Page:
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The Scoop on Agents

You’ve got a GREAT cookbook idea, have put together an outline, and believe there’s no other book like it on the market. You excitedly send material to a publisher, and eight to ten weeks later you get a form letter stating that the publisher only reviews submissions from a literary agent.

That’s if you get an answer at all …

So how do you find an agent, and why do you need one?

Look to the IACP, the Literary Market Place directory, and a variety of online resources. Talk to your colleagues. Read the acknowledgement pages of cookbooks. Network.

But that’s just the beginning. You have to understand what an agent does. Then you have to select the right person with whom you can create a fruitful, long-term relationship.

Why an Agent?

Simply put, the literary agent’s role is to represent you, your book, and your best interests. Your agent is the first person to truly understand what makes your idea and vision of your book special, conveys that message to the appropriate editor, and eventually sells your book to a publisher. Agents know the players, the field, the ins, the outs. By having representation, it tells an editor that you and your idea have already been vetted by a professional who thinks enough of you and your book project to “take you on.” Agents offer third party endorsement and respect in the industry.

Crafting Your Proposal

The Lisa Ekus Group reviews inquiries within four weeks of receiving them, and we turn down better than 80 percent of what we receive. Why? If it’s a good idea and a well-written proposal, but we don’t personally like it, we’ll reject it (nicely). The material must also be well written, well presented, and interesting to us. Sometimes it’s a good proposal but a conflict with another client and project we’re already representing. In that case we may offer an author other agents to approach. But often we receive proposals that are incomplete, not well researched, about a subject that’s been done to death or even illiterate. Those are easy to reject. Do your homework — know what your competition is, do a marketing and PR summary, have a full list of the recipe titles and a reasonable representational sample of actual recipes — fully tested! And, spell check and proof your material numerous times.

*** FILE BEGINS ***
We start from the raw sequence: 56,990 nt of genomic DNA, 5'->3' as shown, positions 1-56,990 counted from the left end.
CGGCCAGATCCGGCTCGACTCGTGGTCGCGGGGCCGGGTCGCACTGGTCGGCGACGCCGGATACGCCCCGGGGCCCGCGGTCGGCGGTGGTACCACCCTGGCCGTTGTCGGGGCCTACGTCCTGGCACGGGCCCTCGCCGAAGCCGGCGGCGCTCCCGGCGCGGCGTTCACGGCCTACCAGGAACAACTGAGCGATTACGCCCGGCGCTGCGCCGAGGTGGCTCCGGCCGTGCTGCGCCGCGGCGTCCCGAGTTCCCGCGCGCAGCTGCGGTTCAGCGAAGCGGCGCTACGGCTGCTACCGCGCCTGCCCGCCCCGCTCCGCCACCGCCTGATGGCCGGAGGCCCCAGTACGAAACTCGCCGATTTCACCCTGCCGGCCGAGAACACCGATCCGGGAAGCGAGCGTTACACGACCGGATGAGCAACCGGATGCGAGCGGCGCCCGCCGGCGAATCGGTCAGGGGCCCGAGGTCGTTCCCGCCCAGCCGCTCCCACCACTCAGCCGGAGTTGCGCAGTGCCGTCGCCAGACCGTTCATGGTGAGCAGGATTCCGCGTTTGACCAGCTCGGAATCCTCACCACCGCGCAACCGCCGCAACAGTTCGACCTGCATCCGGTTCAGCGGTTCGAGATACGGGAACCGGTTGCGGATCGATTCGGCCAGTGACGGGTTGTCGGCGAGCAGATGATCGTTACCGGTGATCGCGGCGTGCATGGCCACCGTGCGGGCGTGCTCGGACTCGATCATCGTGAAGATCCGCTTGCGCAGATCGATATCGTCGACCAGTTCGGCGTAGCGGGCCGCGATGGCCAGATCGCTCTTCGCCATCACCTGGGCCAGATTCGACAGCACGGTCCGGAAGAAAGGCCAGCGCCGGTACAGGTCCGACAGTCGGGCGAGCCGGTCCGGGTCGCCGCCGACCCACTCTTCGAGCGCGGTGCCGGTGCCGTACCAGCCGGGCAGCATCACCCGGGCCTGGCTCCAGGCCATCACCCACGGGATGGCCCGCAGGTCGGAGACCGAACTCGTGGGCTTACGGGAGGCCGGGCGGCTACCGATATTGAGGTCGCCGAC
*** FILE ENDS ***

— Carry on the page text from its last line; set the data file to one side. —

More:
If we are intrigued with a concept and feel it’s viable in the marketplace, we will then work with an author to create a solid proposal package. This often includes collateral material that helps support your position (article clippings, press releases, a press kit, or a video links). The bottom line: Your agent should work with you to produce the best possible package to interest a publisher. This can take a few weeks, months, or over a year.

Keep in mind that your agent should know:

  • What books are on different publishers’ lists and submit proposals that enhance those lists.
  • When to send a proposal as either an exclusive or multiple submission and to look for the best fit for you, starting with an initial list of publishers, based on their personal interests and publishing program. It can take anywhere from a few weeks to a year or more to sell a proposal. Proposals should always be “out there” circulating. If it’s sitting on your agent’s desk, it can’t sell.